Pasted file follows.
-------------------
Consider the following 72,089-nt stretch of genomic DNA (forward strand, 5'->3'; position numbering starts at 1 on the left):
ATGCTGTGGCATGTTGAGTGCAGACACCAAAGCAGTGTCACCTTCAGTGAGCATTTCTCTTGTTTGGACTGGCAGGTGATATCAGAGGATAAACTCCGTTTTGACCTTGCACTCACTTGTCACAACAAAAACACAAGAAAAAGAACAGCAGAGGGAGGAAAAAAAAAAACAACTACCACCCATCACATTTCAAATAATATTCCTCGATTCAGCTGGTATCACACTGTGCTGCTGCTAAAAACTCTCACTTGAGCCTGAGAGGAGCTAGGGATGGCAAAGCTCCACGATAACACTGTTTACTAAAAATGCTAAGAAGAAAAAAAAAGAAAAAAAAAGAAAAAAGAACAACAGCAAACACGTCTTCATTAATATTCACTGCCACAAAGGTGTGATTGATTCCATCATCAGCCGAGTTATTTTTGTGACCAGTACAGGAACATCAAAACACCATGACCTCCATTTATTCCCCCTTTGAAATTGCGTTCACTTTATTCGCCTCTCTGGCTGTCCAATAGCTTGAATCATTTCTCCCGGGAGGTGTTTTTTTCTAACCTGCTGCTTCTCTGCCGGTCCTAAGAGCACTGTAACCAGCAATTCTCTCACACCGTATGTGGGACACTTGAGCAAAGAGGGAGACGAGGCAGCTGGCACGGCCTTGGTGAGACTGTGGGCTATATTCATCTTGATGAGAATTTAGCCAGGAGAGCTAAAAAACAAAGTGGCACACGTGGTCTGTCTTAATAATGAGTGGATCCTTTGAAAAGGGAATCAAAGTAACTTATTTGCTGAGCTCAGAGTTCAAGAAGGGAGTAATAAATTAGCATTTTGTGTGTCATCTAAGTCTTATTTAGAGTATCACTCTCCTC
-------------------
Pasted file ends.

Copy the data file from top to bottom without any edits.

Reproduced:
Consider the following 72,089-nt stretch of genomic DNA (forward strand, 5'->3'; position numbering starts at 1 on the left):
ATGCTGTGGCATGTTGAGTGCAGACACCAAAGCAGTGTCACCTTCAGTGAGCATTTCTCTTGTTTGGACTGGCAGGTGATATCAGAGGATAAACTCCGTTTTGACCTTGCACTCACTTGTCACAACAAAAACACAAGAAAAAGAACAGCAGAGGGAGGAAAAAAAAAAACAACTACCACCCATCACATTTCAAATAATATTCCTCGATTCAGCTGGTATCACACTGTGCTGCTGCTAAAAACTCTCACTTGAGCCTGAGAGGAGCTAGGGATGGCAAAGCTCCACGATAACACTGTTTACTAAAAATGCTAAGAAGAAAAAAAAAGAAAAAAAAAGAAAAAAGAACAACAGCAAACACGTCTTCATTAATATTCACTGCCACAAAGGTGTGATTGATTCCATCATCAGCCGAGTTATTTTTGTGACCAGTACAGGAACATCAAAACACCATGACCTCCATTTATTCCCCCTTTGAAATTGCGTTCACTTTATTCGCCTCTCTGGCTGTCCAATAGCTTGAATCATTTCTCCCGGGAGGTGTTTTTTTCTAACCTGCTGCTTCTCTGCCGGTCCTAAGAGCACTGTAACCAGCAATTCTCTCACACCGTATGTGGGACACTTGAGCAAAGAGGGAGACGAGGCAGCTGGCACGGCCTTGGTGAGACTGTGGGCTATATTCATCTTGATGAGAATTTAGCCAGGAGAGCTAAAAAACAAAGTGGCACACGTGGTCTGTCTTAATAATGAGTGGATCCTTTGAAAAGGGAATCAAAGTAACTTATTTGCTGAGCTCAGAGTTCAAGAAGGGAGTAATAAATTAGCATTTTGTGTGTCATCTAAGTCTTATTTAGAGTATCACTCTCCTC